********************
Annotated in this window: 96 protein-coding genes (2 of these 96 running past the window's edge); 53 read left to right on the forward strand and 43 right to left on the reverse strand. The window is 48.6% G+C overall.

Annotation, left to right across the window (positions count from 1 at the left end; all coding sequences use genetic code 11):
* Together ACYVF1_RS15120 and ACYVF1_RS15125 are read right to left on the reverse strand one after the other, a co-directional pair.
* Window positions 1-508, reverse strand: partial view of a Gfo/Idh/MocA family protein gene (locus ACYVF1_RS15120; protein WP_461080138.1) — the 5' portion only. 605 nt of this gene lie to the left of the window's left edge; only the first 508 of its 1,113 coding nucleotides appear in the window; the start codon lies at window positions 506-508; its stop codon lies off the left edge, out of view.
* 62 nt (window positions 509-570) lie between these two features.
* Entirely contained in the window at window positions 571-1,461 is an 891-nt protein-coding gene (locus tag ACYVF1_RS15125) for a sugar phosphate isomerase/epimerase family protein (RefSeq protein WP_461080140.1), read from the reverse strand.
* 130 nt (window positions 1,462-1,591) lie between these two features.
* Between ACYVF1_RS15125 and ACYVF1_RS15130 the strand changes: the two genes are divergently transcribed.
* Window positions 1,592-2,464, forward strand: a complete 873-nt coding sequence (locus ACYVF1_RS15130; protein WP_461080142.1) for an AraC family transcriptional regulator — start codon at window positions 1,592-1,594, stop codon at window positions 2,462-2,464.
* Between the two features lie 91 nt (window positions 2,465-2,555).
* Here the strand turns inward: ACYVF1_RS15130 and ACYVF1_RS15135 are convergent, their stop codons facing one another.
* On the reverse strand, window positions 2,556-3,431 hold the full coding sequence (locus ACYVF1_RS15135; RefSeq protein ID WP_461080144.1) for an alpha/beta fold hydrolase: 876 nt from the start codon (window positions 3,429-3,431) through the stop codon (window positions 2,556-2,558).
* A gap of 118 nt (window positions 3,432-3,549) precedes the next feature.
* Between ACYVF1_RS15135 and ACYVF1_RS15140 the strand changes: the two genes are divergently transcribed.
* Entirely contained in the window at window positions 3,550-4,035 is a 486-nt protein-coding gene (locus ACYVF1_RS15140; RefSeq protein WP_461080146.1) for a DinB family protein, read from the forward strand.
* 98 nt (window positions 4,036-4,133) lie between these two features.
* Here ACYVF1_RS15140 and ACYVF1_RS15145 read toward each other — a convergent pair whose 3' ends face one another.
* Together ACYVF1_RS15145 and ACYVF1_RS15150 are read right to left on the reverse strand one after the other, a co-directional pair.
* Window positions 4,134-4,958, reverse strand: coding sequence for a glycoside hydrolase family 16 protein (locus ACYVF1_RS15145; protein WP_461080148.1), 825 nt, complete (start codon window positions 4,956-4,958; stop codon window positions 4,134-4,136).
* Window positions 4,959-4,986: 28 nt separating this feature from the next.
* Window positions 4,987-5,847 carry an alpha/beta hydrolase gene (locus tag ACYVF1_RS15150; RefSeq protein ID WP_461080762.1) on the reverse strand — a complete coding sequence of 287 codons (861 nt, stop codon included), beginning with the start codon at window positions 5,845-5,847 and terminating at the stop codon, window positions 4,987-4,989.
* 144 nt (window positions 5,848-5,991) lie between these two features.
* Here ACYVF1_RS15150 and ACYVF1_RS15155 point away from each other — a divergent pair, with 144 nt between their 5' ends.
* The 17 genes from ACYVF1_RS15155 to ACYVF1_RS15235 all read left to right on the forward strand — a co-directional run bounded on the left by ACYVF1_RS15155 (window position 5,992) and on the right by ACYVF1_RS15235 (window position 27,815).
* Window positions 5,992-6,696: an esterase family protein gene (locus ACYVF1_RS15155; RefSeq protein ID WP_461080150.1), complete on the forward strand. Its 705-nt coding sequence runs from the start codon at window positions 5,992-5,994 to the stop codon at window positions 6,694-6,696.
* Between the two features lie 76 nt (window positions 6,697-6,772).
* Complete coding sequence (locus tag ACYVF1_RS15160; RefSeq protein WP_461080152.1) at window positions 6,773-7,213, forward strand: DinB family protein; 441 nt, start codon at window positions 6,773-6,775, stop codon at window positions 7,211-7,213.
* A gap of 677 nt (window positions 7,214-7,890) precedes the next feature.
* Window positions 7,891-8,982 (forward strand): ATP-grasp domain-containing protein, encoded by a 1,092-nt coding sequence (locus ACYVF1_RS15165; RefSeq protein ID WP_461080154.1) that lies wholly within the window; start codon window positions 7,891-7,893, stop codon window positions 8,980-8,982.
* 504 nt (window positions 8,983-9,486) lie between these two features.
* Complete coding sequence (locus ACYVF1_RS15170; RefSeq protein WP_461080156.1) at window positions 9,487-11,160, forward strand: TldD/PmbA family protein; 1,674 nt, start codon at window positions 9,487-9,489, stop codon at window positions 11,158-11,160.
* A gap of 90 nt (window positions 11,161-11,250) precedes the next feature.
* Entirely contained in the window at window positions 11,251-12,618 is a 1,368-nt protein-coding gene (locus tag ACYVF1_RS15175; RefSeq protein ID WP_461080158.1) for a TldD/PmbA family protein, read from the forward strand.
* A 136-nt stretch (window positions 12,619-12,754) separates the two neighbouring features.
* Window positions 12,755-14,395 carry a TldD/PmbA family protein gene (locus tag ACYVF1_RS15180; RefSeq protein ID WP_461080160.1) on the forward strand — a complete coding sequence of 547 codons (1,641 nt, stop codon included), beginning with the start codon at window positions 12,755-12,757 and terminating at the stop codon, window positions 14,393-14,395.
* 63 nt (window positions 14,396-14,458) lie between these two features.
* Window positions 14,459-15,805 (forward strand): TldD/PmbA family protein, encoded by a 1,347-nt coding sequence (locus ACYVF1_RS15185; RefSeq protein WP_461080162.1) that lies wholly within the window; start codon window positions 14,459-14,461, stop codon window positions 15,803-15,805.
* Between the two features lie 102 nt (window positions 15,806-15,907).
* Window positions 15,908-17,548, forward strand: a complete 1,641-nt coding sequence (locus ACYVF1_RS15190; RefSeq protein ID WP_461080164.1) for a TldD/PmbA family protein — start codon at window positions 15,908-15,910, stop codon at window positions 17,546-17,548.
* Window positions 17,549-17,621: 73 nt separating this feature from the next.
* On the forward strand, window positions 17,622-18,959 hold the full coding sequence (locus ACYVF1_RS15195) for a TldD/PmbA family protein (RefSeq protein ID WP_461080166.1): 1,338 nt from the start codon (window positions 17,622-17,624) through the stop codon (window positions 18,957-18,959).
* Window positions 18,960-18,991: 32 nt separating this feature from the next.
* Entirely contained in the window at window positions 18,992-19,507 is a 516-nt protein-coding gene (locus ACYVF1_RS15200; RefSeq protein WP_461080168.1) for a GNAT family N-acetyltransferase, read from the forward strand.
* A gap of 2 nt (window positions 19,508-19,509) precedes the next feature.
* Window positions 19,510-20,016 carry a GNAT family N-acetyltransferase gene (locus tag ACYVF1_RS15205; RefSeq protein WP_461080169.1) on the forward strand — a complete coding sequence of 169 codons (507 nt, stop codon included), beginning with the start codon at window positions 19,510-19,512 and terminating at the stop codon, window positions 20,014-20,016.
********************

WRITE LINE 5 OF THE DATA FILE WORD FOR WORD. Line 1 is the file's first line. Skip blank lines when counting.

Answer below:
* 62 nt (window positions 509-570) lie between these two features.